1909 - 1998
Geoffrey Trease was one of the most prolific authors of his time with no fewer than 113 books and several plays to his name. His work has been translated into twenty languages. He spent a productive part of his life in Abingdon writing some of his best-selling books. (He is sometimes confused with Henry Treece, also a writer of historical novels.)
Trease came to Abingdon in 1936. At that time, he had little money and a barely-established reputation as a writer. He and his wife looked at a house in the Radley Road under construction and made a quick decision to buy. As he later commented, “The Oxford area attracted me, for its general memories were wholly happy.” When the house was completed, they moved in and their daughter, Jocelyn, was borne at the Warren Cottage Hospital. The Treases named their house ‘Green Garth’ after the portion of green field it was situated in. They kept it until 1954.
By this stage in his life, Trease had made the decision to specialise in children’s novels, usually historical ones. These included Cue for Treason, Word to Caesar and The Crown of Violet. His non-historical novels included the five-book Black Banner series. He became increasingly well-known for his writing and, in the process, he reshaped the historical novel for children. Firstly, Trease provided stories in which the heroes would challenge the nobility of the day. Secondly, an important aspect of his writing was that he often featured girls as strong, leading characters.
Robert Geoffrey Trease was born in Nottingham, the son of a wine merchant. His upbringing included attempts at writing and frequent visits to the theatre. He won a scholarship to Oxford to read Greats (Classics). However, after just one year, he decided that the academic life was not for him and left. Trease spent some months working with needy families in the East End and also writing when he could. Eventually , shortage of money pointed him towards teaching and he joined the staff at a school where he met, and later married, Marian Boyer. One unusual experience of this time was caused by his first children’s novel, Bows against the Barons being very well-received in Soviet Russia and selling thousands of copies. The royalties could not be exported, so, in 1935, the Treases travelled for five months around Soviet Russia, drawing on the funds.
After a short time, they moved to Abingdon. Trease continued writing and George Orwell said of him in a book review in Tribune “He is that creature we have long been needing, a ‘light’ Left-wing writer, rebellious but human, a sort of P. G. Wodehouse, after a course of Marx.” Trease also followed up two other interests: he was quickly appointed Chairman of the Abingdon Labour Party, with meetings in the Corn Exchange, and he also gained a small acting part with the highly-rated Guild of Abbey Players. He put these contrasting experiences down to the shortage of talent in one sphere and its surplus in the other.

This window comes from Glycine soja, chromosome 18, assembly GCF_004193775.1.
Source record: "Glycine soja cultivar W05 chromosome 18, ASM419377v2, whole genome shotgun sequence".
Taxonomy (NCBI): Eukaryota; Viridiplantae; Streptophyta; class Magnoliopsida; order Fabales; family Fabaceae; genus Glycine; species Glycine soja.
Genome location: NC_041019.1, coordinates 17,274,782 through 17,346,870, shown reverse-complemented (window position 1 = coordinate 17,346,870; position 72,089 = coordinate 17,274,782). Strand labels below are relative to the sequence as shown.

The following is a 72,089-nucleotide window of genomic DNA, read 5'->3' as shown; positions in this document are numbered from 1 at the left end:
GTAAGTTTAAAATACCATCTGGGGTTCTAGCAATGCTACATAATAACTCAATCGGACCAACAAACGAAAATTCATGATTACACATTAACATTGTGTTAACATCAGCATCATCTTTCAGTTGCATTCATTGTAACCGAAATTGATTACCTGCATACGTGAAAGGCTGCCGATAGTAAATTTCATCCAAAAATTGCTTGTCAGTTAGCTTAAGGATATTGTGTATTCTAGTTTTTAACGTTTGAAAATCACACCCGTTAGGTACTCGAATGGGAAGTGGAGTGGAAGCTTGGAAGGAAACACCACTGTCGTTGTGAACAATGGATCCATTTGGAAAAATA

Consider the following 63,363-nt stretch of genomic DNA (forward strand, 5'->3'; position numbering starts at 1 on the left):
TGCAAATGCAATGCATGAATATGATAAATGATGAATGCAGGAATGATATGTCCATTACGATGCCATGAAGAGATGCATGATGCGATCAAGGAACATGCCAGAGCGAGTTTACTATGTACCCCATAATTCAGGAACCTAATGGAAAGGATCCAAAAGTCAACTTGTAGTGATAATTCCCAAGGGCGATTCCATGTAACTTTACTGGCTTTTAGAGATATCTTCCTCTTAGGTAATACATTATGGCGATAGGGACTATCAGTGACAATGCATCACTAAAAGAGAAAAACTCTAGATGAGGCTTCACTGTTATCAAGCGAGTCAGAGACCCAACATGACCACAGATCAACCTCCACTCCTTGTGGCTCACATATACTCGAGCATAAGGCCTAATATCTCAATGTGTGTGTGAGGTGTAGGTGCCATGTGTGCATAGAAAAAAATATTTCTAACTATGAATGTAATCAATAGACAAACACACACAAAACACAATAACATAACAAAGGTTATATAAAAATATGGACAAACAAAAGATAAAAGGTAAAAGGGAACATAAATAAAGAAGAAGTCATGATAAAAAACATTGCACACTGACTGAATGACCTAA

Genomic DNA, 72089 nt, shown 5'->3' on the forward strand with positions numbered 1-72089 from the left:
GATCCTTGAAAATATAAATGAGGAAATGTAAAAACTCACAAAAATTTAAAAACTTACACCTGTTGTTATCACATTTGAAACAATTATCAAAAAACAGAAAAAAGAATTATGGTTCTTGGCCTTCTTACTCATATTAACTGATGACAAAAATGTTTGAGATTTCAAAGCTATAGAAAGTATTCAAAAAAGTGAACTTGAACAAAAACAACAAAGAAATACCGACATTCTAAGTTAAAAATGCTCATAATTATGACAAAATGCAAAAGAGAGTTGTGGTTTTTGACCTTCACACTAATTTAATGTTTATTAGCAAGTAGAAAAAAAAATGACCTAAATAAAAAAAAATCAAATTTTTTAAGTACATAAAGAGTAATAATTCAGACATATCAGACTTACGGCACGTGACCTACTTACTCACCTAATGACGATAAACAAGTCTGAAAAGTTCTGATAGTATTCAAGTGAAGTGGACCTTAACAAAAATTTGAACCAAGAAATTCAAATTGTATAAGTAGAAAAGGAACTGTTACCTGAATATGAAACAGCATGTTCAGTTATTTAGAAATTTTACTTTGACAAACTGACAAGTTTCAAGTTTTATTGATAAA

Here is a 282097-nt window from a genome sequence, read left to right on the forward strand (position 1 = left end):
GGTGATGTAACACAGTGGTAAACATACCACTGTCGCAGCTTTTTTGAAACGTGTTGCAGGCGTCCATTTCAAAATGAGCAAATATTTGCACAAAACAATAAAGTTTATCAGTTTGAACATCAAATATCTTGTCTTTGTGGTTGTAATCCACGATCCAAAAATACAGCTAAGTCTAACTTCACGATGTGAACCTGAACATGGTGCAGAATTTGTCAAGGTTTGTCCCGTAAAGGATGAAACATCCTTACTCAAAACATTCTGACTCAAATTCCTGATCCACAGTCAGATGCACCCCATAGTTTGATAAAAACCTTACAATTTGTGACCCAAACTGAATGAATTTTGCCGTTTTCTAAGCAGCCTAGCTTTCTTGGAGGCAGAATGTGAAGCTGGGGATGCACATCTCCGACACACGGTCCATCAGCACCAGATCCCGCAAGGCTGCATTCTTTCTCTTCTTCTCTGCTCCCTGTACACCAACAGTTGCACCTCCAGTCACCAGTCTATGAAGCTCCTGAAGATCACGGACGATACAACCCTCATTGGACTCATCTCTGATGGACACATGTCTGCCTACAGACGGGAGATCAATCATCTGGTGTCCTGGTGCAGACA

The arrival of the Second World War brought evacuees to Abingdon and the Treases were assigned two teenage girls who stayed for some months. When the girls left, the resulting lack of money again propelled Trease into teaching. He obtained a job through a teaching agency and, leaving his family in Abingdon until they could later join him, went to a small school in Cumbria. In that locality, he continued his love of hill-walking and gained background knowledge for the Black Banner novels. Back in Abingdon, his wife began to feel quite isolated from the local community, some of whom seemed to think that Trease’s absence was explained as detention as some kind of collaborator. As a result, Geoffrey Trease later described their relationship with Abingdon as “bitter-sweet”. The Treases decided to lease out the house and join his family in Nottingham. At this point, in 1942, Trease was conscripted into the Army Education Corps, working initially in England and then in India.
After the War, the family was reunited in Abingdon. Trease recalls passing through Radley Station on his way to being demobbed and throwing a note for his wife out of the moving train onto the platform. The note was safely delivered by someone to his wife at ‘Green Garth’ just two hours later. Now came the productive years in Abingdon. Geoffrey Trease said, “All my life I had had to write.” Whilst sitting in the front room with his typewriter and at some inconvenience to the family, Geoffrey Trease wrote furiously, and in the eight years after the War, he completed eighteen of his best-selling books. In addition to work, Trease recalled walking into Radley, bathing in the river and pony rides for his daughter. He loved the views from their house over the cornfields towards the College at Radley and towards Nuneham Courtenay. The family took as many holidays as they could on the Continent, each trip providing background for more books.
In 1954, the Treases finally left ‘Green Garth’ and moved to Colwall near Malvern. Much later they moved again to Bath where Geoffrey died on 27 January 1998. His obituary was published in The Independent in which it was noted that he had become the Chairman of the Children’s Writer’s Group in 1962, Chairman of the Society of Authors in 1972 and Fellow of the Royal Society of Literature in 1979.
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